Monday 30 November 2015

The Fourth Amigo

Several years ago I was lucky enough to take over the management of the technical authoring for our product. Technical authoring goes by a number of names, "Technical Documentation", "Information Management", "Technical Communication" - all referring to the process of professional technical authors creating user guides. Managing this area was a privilege for me as it has allowed me to learn from some fantastic individuals who are highly professional and work autonomously with little input from me. At the same time, the taking on this responsibility did present something of a challenge. It's a challenge which I know has affected other technical authors working across Agile teams - that of how to synchronise the production of technical documentation with an Agile user story based development process.

An awkward fit

At the point that I was given the remit of managing the technical authoring for RainStor, we had a sole technical author. The documentation that she was producing was a fantastic asset to the company and the quality and professionalism really helped to provide confidence in our product for new customers. At the same time, she was having some difficulty in managing her work around the Agile sprint approach that the rest of the development team were using. The technical author that worked on our product was highly competent and our documentation was a huge asset to our product, but the process of documentation sat somewhat uncomfortably alongside the sprints.

The documentation approach had always been to plan activity on the requirements on a release basis. As historically the team had relied heavily on requirements specification documents this had supported the technical author's approach here given that she could create documentation based on the specification rather than the working product. As the team moved away from requirements specifications to developing based on user stories, with little in the way of up front documentation, she had been forced into capturing the information on new features only after the functionality had been completed. This was done typically once the sprints in which the features had been developed and tested were completed, placing a lot of pressure on her at release time. Also, as many of the design decisions and context around the use of the features were being discussed in the collaboration during the sprints, she was often lacking relevant information and context as she worked on the documentation later.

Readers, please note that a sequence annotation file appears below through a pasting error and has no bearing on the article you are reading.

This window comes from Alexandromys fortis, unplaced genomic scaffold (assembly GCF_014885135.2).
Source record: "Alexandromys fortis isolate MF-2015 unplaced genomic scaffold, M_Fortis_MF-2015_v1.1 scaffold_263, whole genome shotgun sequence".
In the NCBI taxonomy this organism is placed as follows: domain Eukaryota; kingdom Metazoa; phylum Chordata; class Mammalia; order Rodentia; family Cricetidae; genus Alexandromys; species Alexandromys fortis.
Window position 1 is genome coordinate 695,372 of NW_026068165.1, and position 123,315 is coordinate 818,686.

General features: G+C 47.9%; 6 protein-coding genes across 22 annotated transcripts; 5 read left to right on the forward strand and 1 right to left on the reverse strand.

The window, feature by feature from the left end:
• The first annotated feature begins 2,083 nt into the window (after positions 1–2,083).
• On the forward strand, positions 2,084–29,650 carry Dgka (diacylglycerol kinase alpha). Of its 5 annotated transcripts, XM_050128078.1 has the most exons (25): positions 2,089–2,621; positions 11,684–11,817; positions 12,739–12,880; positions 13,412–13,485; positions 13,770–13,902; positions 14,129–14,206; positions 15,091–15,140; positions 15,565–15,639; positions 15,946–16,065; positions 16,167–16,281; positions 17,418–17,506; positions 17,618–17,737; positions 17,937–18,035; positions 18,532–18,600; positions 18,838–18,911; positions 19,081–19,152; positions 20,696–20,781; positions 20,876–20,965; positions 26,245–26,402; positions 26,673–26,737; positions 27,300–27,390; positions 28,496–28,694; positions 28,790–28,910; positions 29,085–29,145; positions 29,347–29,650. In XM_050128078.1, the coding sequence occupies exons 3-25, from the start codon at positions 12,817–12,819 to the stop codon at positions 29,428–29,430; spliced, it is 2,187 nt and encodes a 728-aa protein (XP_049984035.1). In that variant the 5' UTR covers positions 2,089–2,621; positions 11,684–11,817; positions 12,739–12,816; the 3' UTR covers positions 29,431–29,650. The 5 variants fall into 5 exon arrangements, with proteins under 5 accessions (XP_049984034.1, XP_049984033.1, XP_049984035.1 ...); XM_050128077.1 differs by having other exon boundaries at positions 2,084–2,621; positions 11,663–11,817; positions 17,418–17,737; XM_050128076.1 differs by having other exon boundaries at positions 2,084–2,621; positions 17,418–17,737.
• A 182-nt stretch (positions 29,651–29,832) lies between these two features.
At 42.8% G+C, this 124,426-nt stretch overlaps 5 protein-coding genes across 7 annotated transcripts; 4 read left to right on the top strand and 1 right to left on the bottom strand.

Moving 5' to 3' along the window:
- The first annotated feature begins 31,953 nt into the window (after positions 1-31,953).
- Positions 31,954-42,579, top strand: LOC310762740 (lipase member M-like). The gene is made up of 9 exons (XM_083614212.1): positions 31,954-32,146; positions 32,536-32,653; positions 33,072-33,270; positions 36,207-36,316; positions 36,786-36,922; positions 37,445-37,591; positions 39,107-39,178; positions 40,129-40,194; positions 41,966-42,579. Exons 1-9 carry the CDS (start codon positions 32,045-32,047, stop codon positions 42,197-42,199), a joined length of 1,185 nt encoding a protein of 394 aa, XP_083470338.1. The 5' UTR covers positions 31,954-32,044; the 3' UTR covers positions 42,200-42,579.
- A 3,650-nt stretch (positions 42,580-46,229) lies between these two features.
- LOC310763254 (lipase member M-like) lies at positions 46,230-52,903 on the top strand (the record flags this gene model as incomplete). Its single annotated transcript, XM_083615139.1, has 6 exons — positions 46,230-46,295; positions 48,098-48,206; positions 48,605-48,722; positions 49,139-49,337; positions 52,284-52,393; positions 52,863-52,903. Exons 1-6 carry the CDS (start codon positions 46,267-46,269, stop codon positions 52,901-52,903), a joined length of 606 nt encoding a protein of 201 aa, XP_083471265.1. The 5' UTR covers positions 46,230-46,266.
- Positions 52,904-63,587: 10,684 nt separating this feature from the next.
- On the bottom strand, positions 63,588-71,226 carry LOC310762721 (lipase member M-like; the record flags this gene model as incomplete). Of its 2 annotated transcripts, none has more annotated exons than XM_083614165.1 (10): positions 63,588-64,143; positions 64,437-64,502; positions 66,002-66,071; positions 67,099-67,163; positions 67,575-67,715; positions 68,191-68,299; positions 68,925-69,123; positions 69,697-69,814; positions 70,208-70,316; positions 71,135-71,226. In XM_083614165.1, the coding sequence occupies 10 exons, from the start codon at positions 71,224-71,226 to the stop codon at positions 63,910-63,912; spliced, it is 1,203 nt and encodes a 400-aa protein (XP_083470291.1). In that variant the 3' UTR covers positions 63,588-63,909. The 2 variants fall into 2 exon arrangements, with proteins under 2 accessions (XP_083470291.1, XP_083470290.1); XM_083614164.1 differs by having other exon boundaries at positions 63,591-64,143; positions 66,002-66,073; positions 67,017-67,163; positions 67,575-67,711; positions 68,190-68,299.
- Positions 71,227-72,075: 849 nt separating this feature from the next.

Looking at her situation, I felt that the solution was clear, however it was going to be a challenge. It was my belief that it was possible to produce the technical documentation for our product within the sprints, as part of the while team process of completing the user stories. If we could bring the technical authoring in as an integral part of the sprint activities then it would not only allow us to maintain documentation that reflected the software being developed. It would also mean that the technical author would receive greater support from the team in completing her activities as they would relate to the development that the rest of the team was in the process of collaborating on at the time. Whilst it seemed apparent that incorporating the technical documentation activities more more tightly into the user story activities was the key to success here, the process of achieving that was not trivial.

The missing amigo

It was clear that the critical point on which the success of integrating the technical documentation into the sprints would primarily depend was the elaboration process. The elaboration of the user story is a critical stage of the lifecycle of a story, where our team aims to turn the 'placeholder for a conversation' into a more tangible set of agreed acceptance criteria and other key elements to support a common understanding. A commonly used phrase in Agile media for the expected attendance list for this elaboration activity is "The 3 Amigos" (George Dinwiddie is generally credited as introducing the term). These three were originally the Product Owner, the Developer and the Tester, and the concept arose to stress the importance of having representatives of each of these disciplines present when agreeing the criteria for success of the stories.